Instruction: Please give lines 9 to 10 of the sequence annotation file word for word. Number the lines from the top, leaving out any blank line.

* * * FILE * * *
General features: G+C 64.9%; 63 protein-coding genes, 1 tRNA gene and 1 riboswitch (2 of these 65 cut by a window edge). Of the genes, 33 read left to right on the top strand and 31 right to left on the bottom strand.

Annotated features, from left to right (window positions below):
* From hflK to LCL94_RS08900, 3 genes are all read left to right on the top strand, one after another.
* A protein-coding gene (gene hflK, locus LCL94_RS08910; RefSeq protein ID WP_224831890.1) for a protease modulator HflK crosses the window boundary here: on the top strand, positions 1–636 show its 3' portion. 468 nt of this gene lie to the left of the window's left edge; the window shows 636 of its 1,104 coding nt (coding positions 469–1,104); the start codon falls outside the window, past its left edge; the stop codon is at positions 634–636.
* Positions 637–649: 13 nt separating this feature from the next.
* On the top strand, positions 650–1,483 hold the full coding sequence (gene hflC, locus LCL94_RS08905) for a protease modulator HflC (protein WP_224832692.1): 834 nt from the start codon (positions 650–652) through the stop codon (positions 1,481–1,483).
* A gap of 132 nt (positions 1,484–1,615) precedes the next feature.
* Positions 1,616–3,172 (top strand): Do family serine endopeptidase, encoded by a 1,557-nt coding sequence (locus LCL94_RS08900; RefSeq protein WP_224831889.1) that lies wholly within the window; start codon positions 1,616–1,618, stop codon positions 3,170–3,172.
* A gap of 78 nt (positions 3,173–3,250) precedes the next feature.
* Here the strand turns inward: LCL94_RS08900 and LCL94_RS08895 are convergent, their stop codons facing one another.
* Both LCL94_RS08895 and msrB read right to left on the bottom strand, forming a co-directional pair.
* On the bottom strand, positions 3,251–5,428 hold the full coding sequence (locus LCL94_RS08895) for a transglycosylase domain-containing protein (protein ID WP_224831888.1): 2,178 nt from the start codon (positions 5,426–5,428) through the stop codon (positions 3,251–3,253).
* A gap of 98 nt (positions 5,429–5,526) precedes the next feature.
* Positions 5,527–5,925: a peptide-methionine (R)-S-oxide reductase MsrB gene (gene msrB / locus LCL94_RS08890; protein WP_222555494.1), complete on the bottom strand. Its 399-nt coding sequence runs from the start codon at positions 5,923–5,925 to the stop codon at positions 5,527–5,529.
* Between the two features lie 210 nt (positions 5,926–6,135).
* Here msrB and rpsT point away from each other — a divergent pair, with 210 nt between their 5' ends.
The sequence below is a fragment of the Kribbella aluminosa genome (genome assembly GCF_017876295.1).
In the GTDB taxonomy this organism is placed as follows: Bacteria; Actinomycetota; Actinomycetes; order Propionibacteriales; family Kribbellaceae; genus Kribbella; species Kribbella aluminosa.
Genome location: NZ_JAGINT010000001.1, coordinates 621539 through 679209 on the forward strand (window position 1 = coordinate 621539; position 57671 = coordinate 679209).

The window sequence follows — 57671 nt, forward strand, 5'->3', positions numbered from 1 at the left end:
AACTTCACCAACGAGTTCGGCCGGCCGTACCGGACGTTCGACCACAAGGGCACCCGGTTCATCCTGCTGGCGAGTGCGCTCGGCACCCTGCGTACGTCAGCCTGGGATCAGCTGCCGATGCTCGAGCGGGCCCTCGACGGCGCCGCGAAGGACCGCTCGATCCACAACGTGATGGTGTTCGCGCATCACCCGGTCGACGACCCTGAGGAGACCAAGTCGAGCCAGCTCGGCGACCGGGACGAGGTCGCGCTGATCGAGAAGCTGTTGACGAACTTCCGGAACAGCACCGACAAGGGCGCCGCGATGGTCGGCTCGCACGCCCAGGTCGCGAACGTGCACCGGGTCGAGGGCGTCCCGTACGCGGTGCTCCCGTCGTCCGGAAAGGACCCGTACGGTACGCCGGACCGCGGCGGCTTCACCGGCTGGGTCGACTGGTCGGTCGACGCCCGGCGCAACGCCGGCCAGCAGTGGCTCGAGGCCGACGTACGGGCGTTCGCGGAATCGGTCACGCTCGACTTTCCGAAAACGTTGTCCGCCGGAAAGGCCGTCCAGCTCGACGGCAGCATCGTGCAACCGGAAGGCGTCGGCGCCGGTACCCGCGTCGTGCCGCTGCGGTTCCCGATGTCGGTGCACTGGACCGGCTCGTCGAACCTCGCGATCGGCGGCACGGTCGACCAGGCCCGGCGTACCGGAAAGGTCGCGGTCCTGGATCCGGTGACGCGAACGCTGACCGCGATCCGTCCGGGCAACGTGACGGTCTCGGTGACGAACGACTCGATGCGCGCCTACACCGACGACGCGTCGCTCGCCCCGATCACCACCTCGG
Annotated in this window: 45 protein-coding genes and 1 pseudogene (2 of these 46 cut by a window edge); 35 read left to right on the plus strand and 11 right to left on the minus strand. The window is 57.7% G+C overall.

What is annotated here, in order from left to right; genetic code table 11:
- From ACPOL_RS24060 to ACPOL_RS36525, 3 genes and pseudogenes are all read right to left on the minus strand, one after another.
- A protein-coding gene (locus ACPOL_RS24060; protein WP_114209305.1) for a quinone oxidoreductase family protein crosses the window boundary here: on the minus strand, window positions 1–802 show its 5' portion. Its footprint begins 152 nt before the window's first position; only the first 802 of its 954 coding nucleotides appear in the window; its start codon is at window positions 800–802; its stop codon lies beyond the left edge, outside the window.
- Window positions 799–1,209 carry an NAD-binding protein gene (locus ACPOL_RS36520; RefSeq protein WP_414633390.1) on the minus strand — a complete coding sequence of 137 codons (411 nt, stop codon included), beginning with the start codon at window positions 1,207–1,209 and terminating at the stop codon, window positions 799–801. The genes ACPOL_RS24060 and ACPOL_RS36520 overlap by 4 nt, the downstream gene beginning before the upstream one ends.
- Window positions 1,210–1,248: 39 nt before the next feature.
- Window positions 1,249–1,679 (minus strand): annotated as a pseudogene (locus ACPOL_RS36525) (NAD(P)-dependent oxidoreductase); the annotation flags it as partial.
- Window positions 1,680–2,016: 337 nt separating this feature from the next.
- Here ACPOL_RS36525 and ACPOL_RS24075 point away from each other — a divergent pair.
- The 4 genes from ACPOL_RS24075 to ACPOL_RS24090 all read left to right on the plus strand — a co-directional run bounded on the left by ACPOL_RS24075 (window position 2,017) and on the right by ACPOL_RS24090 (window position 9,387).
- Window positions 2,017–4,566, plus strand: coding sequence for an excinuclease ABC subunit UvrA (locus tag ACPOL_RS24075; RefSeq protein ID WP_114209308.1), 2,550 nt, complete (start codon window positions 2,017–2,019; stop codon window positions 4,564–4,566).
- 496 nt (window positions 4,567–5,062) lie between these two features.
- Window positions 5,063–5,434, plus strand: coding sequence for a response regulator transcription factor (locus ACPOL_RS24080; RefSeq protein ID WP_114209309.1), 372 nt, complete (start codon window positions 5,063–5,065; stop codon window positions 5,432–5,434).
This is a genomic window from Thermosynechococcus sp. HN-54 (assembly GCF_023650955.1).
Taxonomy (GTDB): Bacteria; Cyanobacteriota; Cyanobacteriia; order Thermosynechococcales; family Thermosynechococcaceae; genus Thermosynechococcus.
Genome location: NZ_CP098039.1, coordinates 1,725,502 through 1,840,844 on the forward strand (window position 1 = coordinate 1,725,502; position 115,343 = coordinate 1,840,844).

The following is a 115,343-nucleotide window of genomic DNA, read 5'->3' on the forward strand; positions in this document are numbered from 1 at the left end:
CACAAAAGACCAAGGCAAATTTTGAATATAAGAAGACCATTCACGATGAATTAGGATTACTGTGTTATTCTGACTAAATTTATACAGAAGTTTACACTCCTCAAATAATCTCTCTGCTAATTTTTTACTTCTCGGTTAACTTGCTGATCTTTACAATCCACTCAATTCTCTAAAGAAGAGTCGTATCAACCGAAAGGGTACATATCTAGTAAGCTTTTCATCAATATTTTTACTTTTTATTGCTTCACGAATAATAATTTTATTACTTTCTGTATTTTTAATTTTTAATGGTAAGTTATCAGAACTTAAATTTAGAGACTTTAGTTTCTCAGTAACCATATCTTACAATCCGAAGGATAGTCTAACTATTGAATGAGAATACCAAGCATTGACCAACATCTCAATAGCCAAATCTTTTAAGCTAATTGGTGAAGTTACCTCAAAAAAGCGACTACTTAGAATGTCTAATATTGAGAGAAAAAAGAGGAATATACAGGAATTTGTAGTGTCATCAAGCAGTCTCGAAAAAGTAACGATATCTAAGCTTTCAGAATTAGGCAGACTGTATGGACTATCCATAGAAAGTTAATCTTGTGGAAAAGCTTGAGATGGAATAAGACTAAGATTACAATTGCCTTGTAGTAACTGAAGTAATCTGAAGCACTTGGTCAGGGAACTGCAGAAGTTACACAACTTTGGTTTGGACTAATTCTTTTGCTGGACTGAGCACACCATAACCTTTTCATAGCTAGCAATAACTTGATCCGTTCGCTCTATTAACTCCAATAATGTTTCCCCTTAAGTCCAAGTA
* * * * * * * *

* A gap of 78 nt (positions 3,173–3,250) precedes the next feature.
* Here the strand turns inward: LCL94_RS08900 and LCL94_RS08895 are convergent, their stop codons facing one another.